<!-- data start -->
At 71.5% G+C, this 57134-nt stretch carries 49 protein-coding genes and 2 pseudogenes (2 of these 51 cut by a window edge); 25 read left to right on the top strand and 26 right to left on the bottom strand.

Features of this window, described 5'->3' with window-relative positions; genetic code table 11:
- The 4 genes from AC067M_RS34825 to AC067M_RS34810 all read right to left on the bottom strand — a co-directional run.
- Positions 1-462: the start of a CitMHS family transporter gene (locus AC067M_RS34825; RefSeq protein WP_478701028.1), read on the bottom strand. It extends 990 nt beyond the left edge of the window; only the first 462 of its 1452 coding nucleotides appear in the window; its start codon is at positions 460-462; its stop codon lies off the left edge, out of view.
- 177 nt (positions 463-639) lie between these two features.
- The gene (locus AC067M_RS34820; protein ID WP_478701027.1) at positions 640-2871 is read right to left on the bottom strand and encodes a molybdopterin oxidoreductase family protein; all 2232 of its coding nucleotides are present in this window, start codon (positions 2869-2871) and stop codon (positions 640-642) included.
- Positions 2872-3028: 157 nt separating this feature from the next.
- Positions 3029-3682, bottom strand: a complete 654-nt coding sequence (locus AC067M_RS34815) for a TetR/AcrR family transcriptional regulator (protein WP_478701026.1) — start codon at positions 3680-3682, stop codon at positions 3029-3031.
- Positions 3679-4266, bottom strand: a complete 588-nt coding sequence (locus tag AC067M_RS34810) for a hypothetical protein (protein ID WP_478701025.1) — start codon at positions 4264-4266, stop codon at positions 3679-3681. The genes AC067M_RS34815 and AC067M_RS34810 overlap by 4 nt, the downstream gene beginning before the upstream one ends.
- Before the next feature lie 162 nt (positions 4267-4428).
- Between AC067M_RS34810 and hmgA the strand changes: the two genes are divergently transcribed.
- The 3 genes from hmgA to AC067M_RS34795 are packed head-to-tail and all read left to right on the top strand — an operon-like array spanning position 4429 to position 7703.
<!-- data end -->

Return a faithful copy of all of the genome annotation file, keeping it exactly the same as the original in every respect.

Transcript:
At 71.5% G+C, this 57134-nt stretch carries 49 protein-coding genes and 2 pseudogenes (2 of these 51 cut by a window edge); 25 read left to right on the top strand and 26 right to left on the bottom strand.

Features of this window, described 5'->3' with window-relative positions; genetic code table 11:
- The 4 genes from AC067M_RS34825 to AC067M_RS34810 all read right to left on the bottom strand — a co-directional run.
- Positions 1-462: the start of a CitMHS family transporter gene (locus AC067M_RS34825; RefSeq protein WP_478701028.1), read on the bottom strand. It extends 990 nt beyond the left edge of the window; only the first 462 of its 1452 coding nucleotides appear in the window; its start codon is at positions 460-462; its stop codon lies off the left edge, out of view.
- 177 nt (positions 463-639) lie between these two features.
- The gene (locus AC067M_RS34820; protein ID WP_478701027.1) at positions 640-2871 is read right to left on the bottom strand and encodes a molybdopterin oxidoreductase family protein; all 2232 of its coding nucleotides are present in this window, start codon (positions 2869-2871) and stop codon (positions 640-642) included.
- Positions 2872-3028: 157 nt separating this feature from the next.
- Positions 3029-3682, bottom strand: a complete 654-nt coding sequence (locus AC067M_RS34815) for a TetR/AcrR family transcriptional regulator (protein WP_478701026.1) — start codon at positions 3680-3682, stop codon at positions 3029-3031.
- Positions 3679-4266, bottom strand: a complete 588-nt coding sequence (locus tag AC067M_RS34810) for a hypothetical protein (protein ID WP_478701025.1) — start codon at positions 4264-4266, stop codon at positions 3679-3681. The genes AC067M_RS34815 and AC067M_RS34810 overlap by 4 nt, the downstream gene beginning before the upstream one ends.
- Before the next feature lie 162 nt (positions 4267-4428).
- Between AC067M_RS34810 and hmgA the strand changes: the two genes are divergently transcribed.
- The 3 genes from hmgA to AC067M_RS34795 are packed head-to-tail and all read left to right on the top strand — an operon-like array spanning position 4429 to position 7703.